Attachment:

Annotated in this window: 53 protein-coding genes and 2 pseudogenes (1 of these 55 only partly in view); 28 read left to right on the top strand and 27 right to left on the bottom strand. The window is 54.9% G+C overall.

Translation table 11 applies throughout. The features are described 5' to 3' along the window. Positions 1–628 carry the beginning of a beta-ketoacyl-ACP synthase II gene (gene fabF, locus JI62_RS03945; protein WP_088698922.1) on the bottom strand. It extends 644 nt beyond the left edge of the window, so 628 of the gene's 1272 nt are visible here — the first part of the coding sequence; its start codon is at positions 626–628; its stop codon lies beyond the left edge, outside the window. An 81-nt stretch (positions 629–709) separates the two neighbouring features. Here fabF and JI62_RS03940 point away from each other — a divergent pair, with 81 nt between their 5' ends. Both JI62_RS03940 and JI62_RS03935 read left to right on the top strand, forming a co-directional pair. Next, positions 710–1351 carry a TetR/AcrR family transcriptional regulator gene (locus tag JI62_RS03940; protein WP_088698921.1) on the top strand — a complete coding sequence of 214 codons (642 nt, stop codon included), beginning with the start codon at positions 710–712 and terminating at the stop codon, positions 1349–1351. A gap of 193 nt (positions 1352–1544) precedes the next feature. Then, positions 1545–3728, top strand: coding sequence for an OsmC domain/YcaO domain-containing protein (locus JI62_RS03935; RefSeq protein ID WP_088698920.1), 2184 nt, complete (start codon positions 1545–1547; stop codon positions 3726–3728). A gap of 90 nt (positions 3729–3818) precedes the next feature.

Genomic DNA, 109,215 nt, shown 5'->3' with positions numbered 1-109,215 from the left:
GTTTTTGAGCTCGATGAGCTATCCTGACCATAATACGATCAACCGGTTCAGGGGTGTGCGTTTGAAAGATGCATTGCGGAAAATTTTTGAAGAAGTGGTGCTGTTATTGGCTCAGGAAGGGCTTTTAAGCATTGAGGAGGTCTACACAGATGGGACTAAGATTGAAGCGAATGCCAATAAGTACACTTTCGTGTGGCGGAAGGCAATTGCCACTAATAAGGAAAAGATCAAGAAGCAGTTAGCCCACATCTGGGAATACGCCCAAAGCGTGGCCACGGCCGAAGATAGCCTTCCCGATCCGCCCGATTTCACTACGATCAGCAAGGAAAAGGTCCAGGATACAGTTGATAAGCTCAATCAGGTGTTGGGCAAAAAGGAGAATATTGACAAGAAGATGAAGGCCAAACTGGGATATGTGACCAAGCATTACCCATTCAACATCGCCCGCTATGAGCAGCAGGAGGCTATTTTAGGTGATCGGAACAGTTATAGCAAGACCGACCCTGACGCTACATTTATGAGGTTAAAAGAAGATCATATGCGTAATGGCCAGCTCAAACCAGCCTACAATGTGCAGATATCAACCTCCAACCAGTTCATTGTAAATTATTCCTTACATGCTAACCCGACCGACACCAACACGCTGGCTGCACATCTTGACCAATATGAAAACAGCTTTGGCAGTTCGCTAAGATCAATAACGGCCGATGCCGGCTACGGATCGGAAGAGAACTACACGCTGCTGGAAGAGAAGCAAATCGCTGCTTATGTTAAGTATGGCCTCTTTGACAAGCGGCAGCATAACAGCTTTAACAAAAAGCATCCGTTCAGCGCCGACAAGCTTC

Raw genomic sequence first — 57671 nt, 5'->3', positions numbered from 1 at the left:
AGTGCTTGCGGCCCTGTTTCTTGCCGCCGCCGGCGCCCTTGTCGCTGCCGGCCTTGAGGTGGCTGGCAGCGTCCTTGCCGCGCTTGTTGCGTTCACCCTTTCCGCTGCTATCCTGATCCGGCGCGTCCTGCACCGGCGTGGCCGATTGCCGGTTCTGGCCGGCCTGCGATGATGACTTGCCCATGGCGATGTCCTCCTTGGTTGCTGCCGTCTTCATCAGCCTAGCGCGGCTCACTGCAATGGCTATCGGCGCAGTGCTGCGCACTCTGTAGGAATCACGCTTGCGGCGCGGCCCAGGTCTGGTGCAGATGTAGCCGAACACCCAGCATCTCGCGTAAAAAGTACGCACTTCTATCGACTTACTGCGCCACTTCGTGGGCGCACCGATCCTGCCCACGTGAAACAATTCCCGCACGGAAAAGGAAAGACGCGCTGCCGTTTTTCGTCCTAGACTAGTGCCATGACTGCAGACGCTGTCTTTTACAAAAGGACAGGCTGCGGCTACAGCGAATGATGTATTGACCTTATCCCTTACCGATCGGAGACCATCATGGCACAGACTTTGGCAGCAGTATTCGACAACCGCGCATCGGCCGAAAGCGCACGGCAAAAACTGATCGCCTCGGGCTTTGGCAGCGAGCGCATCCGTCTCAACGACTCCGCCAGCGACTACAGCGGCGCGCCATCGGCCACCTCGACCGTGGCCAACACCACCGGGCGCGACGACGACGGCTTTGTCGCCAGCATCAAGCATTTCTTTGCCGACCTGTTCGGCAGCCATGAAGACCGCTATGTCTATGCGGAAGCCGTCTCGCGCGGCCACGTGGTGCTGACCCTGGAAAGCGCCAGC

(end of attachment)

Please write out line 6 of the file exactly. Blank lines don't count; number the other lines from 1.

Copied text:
AGTGCTTGCGGCCCTGTTTCTTGCCGCCGCCGGCGCCCTTGTCGCTGCCGGCCTTGAGGTGGCTGGCAGCGTCCTTGCCGCGCTTGTTGCGTTCACCCTTTCCGCTGCTATCCTGATCCGGCGCGTCCTGCACCGGCGTGGCCGATTGCCGGTTCTGGCCGGCCTGCGATGATGACTTGCCCATGGCGATGTCCTCCTTGGTTGCTGCCGTCTTCATCAGCCTAGCGCGGCTCACTGCAATGGCTATCGGCGCAGTGCTGCGCACTCTGTAGGAATCACGCTTGCGGCGCGGCCCAGGTCTGGTGCAGATGTAGCCGAACACCCAGCATCTCGCGTAAAAAGTACGCACTTCTATCGACTTACTGCGCCACTTCGTGGGCGCACCGATCCTGCCCACGTGAAACAATTCCCGCACGGAAAAGGAAAGACGCGCTGCCGTTTTTCGTCCTAGACTAGTGCCATGACTGCAGACGCTGTCTTTTACAAAAGGACAGGCTGCGGCTACAGCGAATGATGTATTGACCTTATCCCTTACCGATCGGAGACCATCATGGCACAGACTTTGGCAGCAGTATTCGACAACCGCGCATCGGCCGAAAGCGCACGGCAAAAACTGATCGCCTCGGGCTTTGGCAGCGAGCGCATCCGTCTCAACGACTCCGCCAGCGACTACAGCGGCGCGCCATCGGCCACCTCGACCGTGGCCAACACCACCGGGCGCGACGACGACGGCTTTGTCGCCAGCATCAAGCATTTCTTTGCCGACCTGTTCGGCAGCCATGAAGACCGCTATGTCTATGCGGAAGCCGTCTCGCGCGGCCACGTGGTGCTGACCCTGGAAAGCGCCAGC